St. Vincent and the Grenadines (SVG) recorded 15 cases of leptospirosis so far this year, the Ministry of Health said on Tuesday.
The ministry further said it is monitoring closely the situation of hand, foot and mouth disease (HFMD), as there have been confirmed cases in educational institutions in the country.
And while there have been reports of an increased number of dengue fever cases in some Caribbean countries, SVG has only confirmed one case this year.
There has been, however, no laboratory confirmed cases of Influenza A H1N1 (swine flu), a respiratory viral illness now endemic to SVG, the ministry said.
Of the leptospirosis cases, 80% occurred in males, with 73.3% of all cases occurring in males aged 25-66 years old.
Leptospirosis is a bacterial disease that affects both humans and animals.
Humans become infected through direct contact with the urine of infected animals or with a urine-contaminated environment. Person-to-person transmission is rare. Rodents are implicated most often in human cases and the ministry said it is, therefore, important to prevent the harbouring of rodents on one’s premises.
Prevention strategies of human leptospirosis include:
• Trimming overgrown vegetation and overhanging trees
• Proper storage and disposal of garbage
• Feeding pets during the day and properly disposing of all remaining food
• Avoid consuming foods (including fruits, vegetables and ground provisions) suspected to have been bitten by, or contaminated with, the droppings of rodents
• Elimination of rodents through the use of baits and traps.
In the early stages of the leptospirosis disease, symptoms include high fever, severe headache, muscle pain, chills, redness of the eyes, abdominal pain, jaundice, bleeding in the skin and mucous membranes, vomiting, diarrhoea, and rash.
Hand, foot and mouth disease
Meanwhile, the ministry said that HFMD is caused by a group of viruses known as enterovirus.
The virus can spread from person to person through close personal contact, such as hugging an infected person, or the air when an infected person coughs or sneezes.
HFMD is also spread through contact with feces, such as changing diapers of an infected person or touching contaminated surfaces like door knobs, then touching one’s eyes, nose, or mouth before washing one’s hands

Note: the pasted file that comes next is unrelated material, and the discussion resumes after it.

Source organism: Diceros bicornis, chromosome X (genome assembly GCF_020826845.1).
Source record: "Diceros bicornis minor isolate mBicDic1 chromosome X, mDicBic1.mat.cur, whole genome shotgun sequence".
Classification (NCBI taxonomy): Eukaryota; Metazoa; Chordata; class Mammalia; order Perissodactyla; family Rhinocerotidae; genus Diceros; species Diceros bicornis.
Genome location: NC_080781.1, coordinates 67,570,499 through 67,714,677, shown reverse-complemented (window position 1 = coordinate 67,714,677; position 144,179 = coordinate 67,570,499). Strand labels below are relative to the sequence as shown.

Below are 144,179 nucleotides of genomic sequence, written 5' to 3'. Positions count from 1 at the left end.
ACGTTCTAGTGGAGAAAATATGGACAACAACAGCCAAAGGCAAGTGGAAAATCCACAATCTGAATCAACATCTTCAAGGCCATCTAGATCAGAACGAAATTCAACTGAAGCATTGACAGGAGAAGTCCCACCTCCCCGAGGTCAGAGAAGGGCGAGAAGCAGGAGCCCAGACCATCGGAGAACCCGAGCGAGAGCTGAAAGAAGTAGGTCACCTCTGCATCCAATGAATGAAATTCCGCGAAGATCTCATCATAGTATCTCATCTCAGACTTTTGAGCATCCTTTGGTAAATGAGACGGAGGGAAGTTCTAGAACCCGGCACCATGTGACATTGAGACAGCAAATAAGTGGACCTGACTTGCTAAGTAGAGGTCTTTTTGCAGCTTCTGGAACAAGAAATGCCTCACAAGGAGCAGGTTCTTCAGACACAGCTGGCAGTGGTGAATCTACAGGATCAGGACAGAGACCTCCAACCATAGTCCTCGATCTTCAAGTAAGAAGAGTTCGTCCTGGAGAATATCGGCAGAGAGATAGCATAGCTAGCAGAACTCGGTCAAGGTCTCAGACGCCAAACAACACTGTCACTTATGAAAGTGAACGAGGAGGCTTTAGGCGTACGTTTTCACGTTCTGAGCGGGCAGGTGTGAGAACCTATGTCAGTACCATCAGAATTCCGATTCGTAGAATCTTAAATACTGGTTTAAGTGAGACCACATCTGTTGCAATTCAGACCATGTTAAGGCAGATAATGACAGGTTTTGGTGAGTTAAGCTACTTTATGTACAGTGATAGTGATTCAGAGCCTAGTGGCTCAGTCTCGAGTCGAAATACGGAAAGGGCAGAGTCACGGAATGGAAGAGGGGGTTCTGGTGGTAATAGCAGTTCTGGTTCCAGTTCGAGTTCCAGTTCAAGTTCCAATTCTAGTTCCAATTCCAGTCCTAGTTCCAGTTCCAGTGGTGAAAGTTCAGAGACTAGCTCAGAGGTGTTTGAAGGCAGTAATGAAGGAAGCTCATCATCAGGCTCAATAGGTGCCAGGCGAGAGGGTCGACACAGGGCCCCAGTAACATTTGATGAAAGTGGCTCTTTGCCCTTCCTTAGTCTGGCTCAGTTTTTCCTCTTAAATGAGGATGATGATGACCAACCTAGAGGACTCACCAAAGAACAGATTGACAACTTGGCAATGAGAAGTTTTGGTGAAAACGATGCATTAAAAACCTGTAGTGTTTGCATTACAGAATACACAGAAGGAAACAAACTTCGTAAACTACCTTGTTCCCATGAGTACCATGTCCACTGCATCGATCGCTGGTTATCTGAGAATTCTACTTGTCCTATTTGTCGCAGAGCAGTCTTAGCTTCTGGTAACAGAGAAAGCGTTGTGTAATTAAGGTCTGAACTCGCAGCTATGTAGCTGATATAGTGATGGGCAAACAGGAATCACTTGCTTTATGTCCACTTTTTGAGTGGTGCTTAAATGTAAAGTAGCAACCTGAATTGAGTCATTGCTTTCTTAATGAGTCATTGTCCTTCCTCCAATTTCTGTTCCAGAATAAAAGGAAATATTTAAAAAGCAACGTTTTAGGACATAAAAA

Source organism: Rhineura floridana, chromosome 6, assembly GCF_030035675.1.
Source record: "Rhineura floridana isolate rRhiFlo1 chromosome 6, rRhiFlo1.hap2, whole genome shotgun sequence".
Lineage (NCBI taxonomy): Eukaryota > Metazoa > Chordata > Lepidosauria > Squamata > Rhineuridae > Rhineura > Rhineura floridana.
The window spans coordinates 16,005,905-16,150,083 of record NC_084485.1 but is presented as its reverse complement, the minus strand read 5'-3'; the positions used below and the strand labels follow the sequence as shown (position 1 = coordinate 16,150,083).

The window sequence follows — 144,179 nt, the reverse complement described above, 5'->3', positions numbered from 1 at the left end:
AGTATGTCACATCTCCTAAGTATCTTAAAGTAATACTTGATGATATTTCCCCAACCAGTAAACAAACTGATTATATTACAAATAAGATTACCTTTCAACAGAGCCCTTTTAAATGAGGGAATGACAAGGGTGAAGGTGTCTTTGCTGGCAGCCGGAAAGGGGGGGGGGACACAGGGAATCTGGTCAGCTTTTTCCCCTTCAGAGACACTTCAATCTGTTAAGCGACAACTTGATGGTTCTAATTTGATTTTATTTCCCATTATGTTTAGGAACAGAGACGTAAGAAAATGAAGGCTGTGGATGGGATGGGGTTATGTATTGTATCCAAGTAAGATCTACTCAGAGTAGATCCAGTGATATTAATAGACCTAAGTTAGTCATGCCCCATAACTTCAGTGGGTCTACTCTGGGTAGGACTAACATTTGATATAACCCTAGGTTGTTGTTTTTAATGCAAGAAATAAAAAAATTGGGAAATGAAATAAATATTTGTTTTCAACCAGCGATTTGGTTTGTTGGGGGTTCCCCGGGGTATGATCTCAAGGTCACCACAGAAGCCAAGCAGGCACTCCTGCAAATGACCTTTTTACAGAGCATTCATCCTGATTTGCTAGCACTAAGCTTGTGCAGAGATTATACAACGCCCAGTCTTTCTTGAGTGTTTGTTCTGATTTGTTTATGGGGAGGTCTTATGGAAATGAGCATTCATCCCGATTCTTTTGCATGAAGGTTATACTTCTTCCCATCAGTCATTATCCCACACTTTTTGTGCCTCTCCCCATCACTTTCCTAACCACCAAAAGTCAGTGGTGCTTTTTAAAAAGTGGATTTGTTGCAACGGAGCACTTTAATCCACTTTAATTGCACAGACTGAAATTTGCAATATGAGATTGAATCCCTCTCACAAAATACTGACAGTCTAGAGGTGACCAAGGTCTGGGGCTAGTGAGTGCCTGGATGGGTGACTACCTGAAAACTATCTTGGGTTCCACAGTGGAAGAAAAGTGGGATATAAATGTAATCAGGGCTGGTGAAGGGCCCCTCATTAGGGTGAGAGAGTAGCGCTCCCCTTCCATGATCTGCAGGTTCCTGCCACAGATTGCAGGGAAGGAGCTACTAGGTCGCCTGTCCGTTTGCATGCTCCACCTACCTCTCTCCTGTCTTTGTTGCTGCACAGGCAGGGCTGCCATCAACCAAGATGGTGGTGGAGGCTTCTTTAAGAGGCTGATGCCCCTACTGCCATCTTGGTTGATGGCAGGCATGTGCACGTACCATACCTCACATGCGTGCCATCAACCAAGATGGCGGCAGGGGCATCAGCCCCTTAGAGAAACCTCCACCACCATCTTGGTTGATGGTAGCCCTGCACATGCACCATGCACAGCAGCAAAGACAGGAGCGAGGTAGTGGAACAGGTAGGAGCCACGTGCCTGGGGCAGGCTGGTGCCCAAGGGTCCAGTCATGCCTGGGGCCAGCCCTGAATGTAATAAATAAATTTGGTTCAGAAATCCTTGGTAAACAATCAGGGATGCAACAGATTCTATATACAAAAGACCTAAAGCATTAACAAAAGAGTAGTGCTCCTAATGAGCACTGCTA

HFMD usually starts with fever, sore throat, reduced appetite and a feeling of being unwell.
One or two days after the fever starts, painful sores can develop in the mouth. These sores usually begin as small red spots, often in the back of the mouth that blister and can become painful.
A skin rash on the palms of the hands and soles of the feet may also develop over one or two days as flat, red spots, sometimes with blisters. It may also appear on the knees, elbows, buttocks or genital area.
Generally, a person with hand, foot, and mouth disease is most contagious during the first week of illness. People can sometimes be contagious for days or weeks after symptoms go away, the ministry said, adding that it is important to drink enough liquids to prevent dehydration.
The Ministry is advising persons to take the following precautionary measures:
• Wash hands frequently with soap and water, especially after changing diapers or using the toilet, before feeding children, preparing or eating food
• Cover mouth and nose when coughing and sneezing
• Thoroughly clean contaminated surfaces and soiled items first, with soap and water and then with disinfectant.
• Avoid sending children to daycare and school if they are suffering from HFMD
• Follow safe food hygiene and water practices
• Avoid close contact such as kissing and hugging infected people. Monitor children for early detection and symptoms and take those who have persistent fever and blisters on hands and feet to your healthcare provider for treatment.
The ministry said that this year, the number persons reporting fever and respiratory symptoms generally remained at expected levels, with two recent deviations from the norm recorded in epidemiological week 42 (October) and week 47 (November).
To decrease your chances of contracting or spreading this virus, it is important to practice good hand-washing and other hygienic practices. The flu vaccine is not available within the public health care sector, but can be accessed in the private sector, the ministry said.